Blue-light-blocking glasses are becoming more and more popular as the dangers of blue light exposure become better known. But why wear blue light-blocking glasses? What do they do and what do they mean for your eye health? Follow along with our five reasons why you should wear blue light-blocking glasses, as well as our guide to choosing and using blue light-blocking glasses safely and effectively in order to reduce the effects of harmful blue light exposure on your eyes and your overall health.
Blue light damages your vision
Blue light is a short wave of high-energy visible light that comes from our devices and other electronics. Blue light can cause retinal damage, cataracts, photokeratitis (snow blindness), and more serious conditions like macular degeneration if exposed to it for long periods of time.
Wearing blue-light-blocking sunglasses will reduce exposure to these damaging rays. Seek Optics is the prominent leader in prescription lenses.
It’s also important to note that while wearing these glasses won’t prevent damage already done to your eyesight, it could prevent further deterioration.
Blue light helps control anxiety
At night, our bodies produce melatonin, a hormone that helps us sleep. During daylight hours, our brains release serotonin, which can help make us feel less stressed and more alert. However, too much blue light in your day can hamper these processes by keeping your brain from producing enough of these hormones. When your body gets less restful sleep at night because of an overabundance of blue light during daytime hours, it’s hard to remain calm and focused throughout your workday. Wear blue-light-blocking glasses at least two hours before bedtime (or as early as possible after waking up) to minimize morning stress and get better sleep each night. Single vision replacement lenses are great for longer distance, intermediate (such as computer glasses), or near (such as reading or close-up work) vision needs.
Blue light helps improve sleep
Blue light interferes with your brain’s production of melatonin, a hormone that regulates sleep and wake cycles. Additionally, some research has indicated that exposure to blue light before bedtime might also have an impact on other hormones involved in sleep regulation, such as cortisol. If you want to improve your sleep quality and length, it makes sense to cut out sources of blue light after sunset.
In fact, companies like Gunnar Optiks have created special glasses designed specifically for reducing blue light exposure while reading or working at your computer at night. To get the best rest possible (as well as reduce risks for conditions like cancer), try wearing them whenever you need to look at digital screens in low-lighting situations for more than about 15 minutes at a time.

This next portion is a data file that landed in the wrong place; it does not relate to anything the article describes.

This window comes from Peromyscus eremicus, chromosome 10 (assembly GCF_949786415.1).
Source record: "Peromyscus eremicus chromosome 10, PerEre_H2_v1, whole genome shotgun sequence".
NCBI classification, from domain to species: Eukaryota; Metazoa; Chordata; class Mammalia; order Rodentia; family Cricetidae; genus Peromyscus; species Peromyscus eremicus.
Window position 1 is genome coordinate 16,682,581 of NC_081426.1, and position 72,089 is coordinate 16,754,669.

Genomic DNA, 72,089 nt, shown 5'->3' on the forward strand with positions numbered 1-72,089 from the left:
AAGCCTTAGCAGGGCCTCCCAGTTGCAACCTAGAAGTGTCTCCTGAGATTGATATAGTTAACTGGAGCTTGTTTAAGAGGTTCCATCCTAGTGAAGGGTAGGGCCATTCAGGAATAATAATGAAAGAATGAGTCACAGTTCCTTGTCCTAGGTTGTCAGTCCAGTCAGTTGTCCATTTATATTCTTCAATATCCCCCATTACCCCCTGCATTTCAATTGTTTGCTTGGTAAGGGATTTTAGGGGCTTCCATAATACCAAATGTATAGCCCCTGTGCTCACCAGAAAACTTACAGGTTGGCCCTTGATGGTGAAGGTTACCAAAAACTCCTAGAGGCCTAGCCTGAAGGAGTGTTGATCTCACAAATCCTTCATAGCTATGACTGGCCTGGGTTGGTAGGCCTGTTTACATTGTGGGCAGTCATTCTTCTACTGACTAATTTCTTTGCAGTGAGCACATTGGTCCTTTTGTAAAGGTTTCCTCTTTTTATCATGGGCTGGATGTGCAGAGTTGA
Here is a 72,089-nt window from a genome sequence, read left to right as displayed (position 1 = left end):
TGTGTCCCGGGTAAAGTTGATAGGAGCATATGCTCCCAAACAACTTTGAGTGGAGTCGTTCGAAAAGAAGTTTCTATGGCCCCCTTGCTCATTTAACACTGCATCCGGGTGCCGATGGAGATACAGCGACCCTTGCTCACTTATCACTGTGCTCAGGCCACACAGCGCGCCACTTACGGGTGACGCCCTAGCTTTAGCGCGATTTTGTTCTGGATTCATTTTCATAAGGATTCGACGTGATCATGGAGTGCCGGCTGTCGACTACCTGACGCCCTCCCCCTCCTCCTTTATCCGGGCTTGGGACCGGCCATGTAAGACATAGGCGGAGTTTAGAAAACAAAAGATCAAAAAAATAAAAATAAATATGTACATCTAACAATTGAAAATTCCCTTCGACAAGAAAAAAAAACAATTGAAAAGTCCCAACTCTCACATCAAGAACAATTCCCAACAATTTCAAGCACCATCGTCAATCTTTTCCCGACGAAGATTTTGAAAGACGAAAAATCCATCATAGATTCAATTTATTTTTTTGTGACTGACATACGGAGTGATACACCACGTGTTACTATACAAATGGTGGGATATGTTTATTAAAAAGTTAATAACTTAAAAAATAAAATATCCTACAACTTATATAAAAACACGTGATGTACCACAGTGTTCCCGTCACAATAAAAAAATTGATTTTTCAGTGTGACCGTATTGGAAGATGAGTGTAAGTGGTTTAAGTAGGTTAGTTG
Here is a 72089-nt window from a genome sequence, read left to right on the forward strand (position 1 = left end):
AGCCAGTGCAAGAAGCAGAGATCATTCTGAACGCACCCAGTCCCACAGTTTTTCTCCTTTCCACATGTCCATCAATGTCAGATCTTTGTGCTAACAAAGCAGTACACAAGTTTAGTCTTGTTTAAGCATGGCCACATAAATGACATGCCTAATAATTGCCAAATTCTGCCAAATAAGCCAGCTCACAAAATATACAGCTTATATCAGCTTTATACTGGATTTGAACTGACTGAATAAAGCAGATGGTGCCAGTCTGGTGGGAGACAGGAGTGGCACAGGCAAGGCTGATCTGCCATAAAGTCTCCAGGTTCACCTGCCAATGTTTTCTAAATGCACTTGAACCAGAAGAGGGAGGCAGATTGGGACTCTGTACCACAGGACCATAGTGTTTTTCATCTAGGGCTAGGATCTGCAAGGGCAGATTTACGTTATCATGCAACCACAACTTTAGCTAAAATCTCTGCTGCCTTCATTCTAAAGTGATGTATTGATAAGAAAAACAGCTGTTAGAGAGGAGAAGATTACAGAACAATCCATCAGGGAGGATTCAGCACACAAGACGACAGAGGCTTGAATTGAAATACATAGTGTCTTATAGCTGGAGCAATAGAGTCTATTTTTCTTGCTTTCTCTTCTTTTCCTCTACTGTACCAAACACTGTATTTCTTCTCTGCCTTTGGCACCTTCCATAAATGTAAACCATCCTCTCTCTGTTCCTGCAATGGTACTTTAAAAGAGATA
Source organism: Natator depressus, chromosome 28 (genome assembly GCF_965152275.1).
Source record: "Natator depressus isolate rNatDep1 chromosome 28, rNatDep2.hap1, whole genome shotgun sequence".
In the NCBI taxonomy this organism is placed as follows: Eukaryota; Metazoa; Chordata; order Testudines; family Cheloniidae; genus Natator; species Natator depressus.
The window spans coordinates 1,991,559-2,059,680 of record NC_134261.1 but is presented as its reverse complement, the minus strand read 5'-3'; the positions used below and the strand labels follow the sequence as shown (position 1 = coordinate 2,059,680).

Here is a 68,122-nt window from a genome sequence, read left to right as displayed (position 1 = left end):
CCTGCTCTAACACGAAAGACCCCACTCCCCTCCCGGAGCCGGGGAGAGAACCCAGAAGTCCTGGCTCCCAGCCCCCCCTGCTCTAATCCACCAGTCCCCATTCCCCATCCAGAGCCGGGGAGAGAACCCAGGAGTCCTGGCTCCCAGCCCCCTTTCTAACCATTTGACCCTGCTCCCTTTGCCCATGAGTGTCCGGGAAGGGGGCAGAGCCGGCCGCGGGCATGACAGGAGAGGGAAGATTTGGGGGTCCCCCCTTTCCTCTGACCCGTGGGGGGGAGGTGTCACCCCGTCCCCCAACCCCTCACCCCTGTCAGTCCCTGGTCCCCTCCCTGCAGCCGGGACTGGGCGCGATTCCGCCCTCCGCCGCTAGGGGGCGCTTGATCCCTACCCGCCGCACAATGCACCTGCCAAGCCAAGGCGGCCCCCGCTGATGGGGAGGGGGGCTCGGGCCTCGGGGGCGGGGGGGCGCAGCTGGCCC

Blue light keeps your skin looking young
Blue light is part of what’s known as high energy visible (HEV) light. It has a higher frequency and shorter wavelength than other types of ultraviolet radiation, such as UVB and UVA. Some studies show that it causes premature aging of your skin by damaging elastin fibers, which help give your skin its elasticity.
And while these effects can be reversed in small doses over time with sunscreen and moisturizers, it’s better to prevent damage in the first place by wearing something like Gunnars that filter out HEV light completely. Blue light keeps your eyes healthy:
The same thing that happens to your skin when exposed to too much HEV light also happens to your eyes. When exposed long enough, it can cause macular degeneration, an age-related disease that results in loss of vision. While there are currently no cures for macular degeneration, eating right and exercising regularly have been shown to slow down its progression—and wearing blue-light-blocking glasses during extended computer or smartphone use will help too! Blue light helps you sleep: Studies have shown that exposure to artificial blue light before bedtime suppresses melatonin levels and disrupts circadian rhythms—making it harder for us fall asleep at night.
Blue light stops screens from disrupting the circadian rhythm
Blue light from screens is partially to blame for sleep issues and poor quality rest in both children and adults. Light suppresses the production of melatonin, a hormone that regulates circadian rhythm. This effect begins as early as 30 minutes after exposure to a screen.
Wearing blue light-blocking glasses (or installing an app like f.lux) before bed can help promote relaxation and improved sleep patterns. Additionally, blue light keeps us awake by suppressing the release of melatonin. It’s worth noting that there are some health benefits to daylight exposure; therefore, it’s important not to get too dependent on apps or devices.
Make sure you have time outdoors during your day so your body can receive natural doses of sunlight. In other words: If possible, unplug and enjoy some real sunshine! You’ll get better sleep at night and will be healthier overall.